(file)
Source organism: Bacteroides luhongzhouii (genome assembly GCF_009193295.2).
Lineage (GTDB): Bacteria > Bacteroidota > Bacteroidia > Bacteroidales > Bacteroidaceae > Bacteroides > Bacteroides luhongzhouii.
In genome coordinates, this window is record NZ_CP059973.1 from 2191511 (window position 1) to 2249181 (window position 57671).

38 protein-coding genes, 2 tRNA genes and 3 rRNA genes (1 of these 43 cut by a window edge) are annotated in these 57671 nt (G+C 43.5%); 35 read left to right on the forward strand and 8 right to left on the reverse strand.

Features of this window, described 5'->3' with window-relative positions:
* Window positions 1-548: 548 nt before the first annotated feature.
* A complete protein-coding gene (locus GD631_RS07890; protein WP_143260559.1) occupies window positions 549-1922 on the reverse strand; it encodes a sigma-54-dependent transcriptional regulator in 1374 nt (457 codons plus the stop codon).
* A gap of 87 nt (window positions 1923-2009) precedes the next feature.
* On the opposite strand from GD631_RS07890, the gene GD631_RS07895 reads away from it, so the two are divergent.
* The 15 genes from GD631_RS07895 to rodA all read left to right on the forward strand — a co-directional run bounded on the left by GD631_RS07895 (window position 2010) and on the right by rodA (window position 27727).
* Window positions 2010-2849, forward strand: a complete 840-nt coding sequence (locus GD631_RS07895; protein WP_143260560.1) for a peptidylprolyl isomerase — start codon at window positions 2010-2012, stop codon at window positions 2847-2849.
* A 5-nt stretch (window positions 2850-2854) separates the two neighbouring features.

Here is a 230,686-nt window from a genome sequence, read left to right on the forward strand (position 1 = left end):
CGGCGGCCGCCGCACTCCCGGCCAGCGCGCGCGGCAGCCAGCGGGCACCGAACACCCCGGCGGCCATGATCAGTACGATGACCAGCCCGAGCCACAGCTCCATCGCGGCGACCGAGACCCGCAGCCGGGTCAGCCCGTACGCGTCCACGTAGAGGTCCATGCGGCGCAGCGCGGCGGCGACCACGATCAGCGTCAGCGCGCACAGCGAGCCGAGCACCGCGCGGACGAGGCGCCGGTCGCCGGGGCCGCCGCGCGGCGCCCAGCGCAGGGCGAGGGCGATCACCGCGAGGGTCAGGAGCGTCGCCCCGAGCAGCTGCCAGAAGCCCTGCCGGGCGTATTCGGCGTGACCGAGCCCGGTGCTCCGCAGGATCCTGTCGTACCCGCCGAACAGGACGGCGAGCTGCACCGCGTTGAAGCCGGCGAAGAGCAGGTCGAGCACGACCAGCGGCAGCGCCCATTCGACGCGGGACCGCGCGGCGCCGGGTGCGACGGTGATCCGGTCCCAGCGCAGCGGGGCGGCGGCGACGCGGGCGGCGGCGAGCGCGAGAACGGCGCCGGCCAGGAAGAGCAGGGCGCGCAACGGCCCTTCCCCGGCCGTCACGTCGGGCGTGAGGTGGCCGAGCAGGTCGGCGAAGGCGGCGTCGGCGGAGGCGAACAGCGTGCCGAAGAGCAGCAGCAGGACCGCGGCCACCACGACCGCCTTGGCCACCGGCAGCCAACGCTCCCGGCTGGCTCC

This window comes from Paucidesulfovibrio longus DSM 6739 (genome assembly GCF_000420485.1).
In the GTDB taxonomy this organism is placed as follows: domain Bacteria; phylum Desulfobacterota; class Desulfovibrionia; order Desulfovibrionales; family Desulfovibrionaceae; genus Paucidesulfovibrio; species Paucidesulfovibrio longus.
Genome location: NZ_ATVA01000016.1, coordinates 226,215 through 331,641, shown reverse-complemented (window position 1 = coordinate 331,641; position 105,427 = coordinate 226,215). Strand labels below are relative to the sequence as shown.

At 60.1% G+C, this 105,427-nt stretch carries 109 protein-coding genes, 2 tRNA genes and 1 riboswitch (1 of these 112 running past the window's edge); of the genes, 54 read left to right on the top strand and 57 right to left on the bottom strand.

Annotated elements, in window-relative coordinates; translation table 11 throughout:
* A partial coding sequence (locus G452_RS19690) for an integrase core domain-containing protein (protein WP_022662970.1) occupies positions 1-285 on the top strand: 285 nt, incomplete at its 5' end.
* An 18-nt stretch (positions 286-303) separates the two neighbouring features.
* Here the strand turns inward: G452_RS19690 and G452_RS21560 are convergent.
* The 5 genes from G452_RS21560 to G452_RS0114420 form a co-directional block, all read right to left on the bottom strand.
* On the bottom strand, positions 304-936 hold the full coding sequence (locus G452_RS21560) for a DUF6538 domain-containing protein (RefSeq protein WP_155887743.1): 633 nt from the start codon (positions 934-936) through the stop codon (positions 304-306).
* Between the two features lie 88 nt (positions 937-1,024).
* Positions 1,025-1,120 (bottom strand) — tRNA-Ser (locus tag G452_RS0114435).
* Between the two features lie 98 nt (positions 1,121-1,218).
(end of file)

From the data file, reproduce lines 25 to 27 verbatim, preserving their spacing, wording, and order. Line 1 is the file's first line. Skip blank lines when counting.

* Between the two features lie 88 nt (positions 937-1,024).
* Positions 1,025-1,120 (bottom strand) — tRNA-Ser (locus tag G452_RS0114435).
* Between the two features lie 98 nt (positions 1,121-1,218).